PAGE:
So the answer to all this is not incredible wealth, but incredible wealth of love and well being. A freedom to express joy instead of sorrow and melancholy. It has to be sold on the basis of a higher aesthetic, but an exciting one. Again, ask your children, and they will respond with shouts of joy! They will not demand gold or silver, or all the profits that we're speaking of on a practical level - they want the joy of going to space.

Apollo 17
Apollo 17 panorama, rover and giant boulder
Credit:NASA

I talked with all the astronauts in Houston thirty years ago, before we moved into space with the Apollo project. I went down for Life magazine to do a series of articles about our plans to go to the moon. I was in a room with eighty astronauts, and they were all being very practical, all very practical. But it was announced from the front of the room by the Life editor that Ray Bradbury was sitting in the back of the room. Sixty astronauts jumped to their feet and rushed toward me. Why were they doing that? Because of the joy of knowing I cared about space. That I knew what it was to go up and look back for that first view of Earthrise, the joy of space, the joy of being on Mars, and the joy of finally moving to Alpha Centauri.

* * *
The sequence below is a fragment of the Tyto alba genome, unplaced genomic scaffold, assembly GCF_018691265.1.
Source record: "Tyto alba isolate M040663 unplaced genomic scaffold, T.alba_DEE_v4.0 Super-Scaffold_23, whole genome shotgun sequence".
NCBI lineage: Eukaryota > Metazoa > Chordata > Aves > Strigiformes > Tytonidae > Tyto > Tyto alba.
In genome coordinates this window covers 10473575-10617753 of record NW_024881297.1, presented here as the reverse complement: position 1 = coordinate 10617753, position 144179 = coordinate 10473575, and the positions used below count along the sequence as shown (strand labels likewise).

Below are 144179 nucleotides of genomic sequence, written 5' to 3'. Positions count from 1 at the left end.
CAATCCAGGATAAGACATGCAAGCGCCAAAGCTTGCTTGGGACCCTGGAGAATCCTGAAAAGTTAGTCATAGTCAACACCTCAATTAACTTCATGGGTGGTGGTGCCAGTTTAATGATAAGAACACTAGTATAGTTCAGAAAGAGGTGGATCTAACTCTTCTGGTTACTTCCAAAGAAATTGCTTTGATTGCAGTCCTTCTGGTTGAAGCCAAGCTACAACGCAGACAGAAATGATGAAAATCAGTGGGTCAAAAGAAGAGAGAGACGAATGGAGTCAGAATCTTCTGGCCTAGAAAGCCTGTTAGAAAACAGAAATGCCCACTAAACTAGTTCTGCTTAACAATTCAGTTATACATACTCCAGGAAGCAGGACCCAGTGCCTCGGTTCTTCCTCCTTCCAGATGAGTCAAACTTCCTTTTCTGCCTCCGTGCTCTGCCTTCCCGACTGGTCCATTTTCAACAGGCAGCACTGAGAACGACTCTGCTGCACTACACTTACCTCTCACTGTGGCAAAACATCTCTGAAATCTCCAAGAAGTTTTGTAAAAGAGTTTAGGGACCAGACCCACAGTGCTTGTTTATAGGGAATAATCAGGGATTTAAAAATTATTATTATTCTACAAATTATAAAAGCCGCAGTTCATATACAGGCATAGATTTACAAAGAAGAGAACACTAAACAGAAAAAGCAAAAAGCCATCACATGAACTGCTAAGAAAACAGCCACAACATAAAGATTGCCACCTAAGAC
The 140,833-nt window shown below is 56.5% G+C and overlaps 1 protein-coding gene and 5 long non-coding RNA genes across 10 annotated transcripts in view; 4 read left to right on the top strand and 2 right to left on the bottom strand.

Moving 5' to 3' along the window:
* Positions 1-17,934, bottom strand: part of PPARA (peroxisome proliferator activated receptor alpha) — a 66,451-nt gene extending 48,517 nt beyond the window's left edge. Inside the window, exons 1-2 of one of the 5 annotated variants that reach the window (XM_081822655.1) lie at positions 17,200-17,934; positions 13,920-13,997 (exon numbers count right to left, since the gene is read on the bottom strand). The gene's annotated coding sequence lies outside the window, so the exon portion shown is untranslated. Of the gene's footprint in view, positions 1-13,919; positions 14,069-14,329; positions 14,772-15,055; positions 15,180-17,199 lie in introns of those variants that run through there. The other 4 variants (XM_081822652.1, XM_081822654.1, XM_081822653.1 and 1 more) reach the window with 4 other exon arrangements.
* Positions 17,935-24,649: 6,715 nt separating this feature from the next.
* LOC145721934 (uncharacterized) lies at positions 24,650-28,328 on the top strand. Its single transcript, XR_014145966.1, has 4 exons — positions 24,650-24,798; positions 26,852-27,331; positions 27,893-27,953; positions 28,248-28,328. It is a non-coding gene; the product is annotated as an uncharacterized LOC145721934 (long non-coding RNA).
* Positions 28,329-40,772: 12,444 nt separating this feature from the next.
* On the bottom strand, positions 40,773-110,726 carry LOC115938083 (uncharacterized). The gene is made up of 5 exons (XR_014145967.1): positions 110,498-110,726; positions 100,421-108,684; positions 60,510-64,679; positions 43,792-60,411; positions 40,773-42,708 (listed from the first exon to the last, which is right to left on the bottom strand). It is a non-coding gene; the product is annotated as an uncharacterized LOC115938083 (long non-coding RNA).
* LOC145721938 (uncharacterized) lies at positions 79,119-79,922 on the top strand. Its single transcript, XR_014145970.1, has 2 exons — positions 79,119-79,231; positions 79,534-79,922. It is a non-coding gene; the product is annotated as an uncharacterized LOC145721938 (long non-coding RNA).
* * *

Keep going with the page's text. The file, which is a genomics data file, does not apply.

It's on this higher level that children can give us this gift - we have to look to the children, and not the practical people, who say, "Stay here and solve the problems before you move." Because if you stay here, you'll stay here forever, and Earth will be a mausoleum if we stay here for ten thousand years. We cannot do that.

Maria Zuber: In your book, "The Martian Chronicles," it took several tries for humans to get to Mars successfully and then to start to form colonies. In the NASA culture now, it's very risk adverse because we've had some failures. What would happen if "The Martian Chronicles" played out when we sent the first people to Mars, and there were failures right at the beginning? What would it take to tell America and the rest of the world to keep on going?

Bradbury: Well, when you think of the history of sea travel - thousands of people had to die in order to come to America. Thousands of people had to die of various diseases on the coasts of America. Millions of people, finally, sacrificed to make America what it is. So the answer to all this is, no matter what, we will prevail.

You have to set yourself against this. We all have personal things that happen during our lives. In the last year, I've lost many of my friends, I've lost members of my family, but you don't give up, do you? You simply do not give up.

That's the answer - you prevail, you move ahead, and you finally succeed. What we did here in America took millions of people working, and tens of thousands of people dying, and we finally did it. And we are the beacon to the world, because we would not let ourselves be destroyed.